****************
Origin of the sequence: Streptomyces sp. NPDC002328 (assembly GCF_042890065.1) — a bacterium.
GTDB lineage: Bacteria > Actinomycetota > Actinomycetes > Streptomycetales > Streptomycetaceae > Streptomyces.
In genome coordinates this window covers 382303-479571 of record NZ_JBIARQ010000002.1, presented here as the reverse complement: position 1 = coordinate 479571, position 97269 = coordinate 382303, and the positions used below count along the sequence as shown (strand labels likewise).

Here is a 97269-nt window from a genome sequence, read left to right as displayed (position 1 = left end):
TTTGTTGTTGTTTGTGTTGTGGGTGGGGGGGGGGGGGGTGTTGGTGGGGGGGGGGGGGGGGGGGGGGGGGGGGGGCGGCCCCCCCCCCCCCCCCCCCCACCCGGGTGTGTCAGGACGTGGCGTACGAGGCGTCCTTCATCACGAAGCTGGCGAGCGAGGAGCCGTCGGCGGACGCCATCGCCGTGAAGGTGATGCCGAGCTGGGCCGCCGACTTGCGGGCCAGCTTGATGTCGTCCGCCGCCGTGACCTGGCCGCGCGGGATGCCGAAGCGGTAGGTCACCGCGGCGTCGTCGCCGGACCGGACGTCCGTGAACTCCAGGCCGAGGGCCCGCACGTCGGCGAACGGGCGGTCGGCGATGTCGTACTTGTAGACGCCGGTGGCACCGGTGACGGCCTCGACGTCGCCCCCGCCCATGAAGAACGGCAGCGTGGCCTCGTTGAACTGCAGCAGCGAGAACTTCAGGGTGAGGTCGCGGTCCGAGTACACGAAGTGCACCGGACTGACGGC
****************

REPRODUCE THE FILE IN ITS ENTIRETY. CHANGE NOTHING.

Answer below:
Origin of the sequence: Streptomyces sp. NPDC002328 (assembly GCF_042890065.1) — a bacterium.
GTDB lineage: Bacteria > Actinomycetota > Actinomycetes > Streptomycetales > Streptomycetaceae > Streptomyces.
In genome coordinates this window covers 382303-479571 of record NZ_JBIARQ010000002.1, presented here as the reverse complement: position 1 = coordinate 479571, position 97269 = coordinate 382303, and the positions used below count along the sequence as shown (strand labels likewise).

Here is a 97269-nt window from a genome sequence, read left to right as displayed (position 1 = left end):
TTTGTTGTTGTTTGTGTTGTGGGTGGGGGGGGGGGGGGTGTTGGTGGGGGGGGGGGGGGGGGGGGGGGGGGGGGGCGGCCCCCCCCCCCCCCCCCCCCACCCGGGTGTGTCAGGACGTGGCGTACGAGGCGTCCTTCATCACGAAGCTGGCGAGCGAGGAGCCGTCGGCGGACGCCATCGCCGTGAAGGTGATGCCGAGCTGGGCCGCCGACTTGCGGGCCAGCTTGATGTCGTCCGCCGCCGTGACCTGGCCGCGCGGGATGCCGAAGCGGTAGGTCACCGCGGCGTCGTCGCCGGACCGGACGTCCGTGAACTCCAGGCCGAGGGCCCGCACGTCGGCGAACGGGCGGTCGGCGATGTCGTACTTGTAGACGCCGGTGGCACCGGTGACGGCCTCGACGTCGCCCCCGCCCATGAAGAACGGCAGCGTGGCCTCGTTGAACTGCAGCAGCGAGAACTTCAGGGTGAGGTCGCGGTCCGAGTACACGAAGTGCACCGGACTGACGGC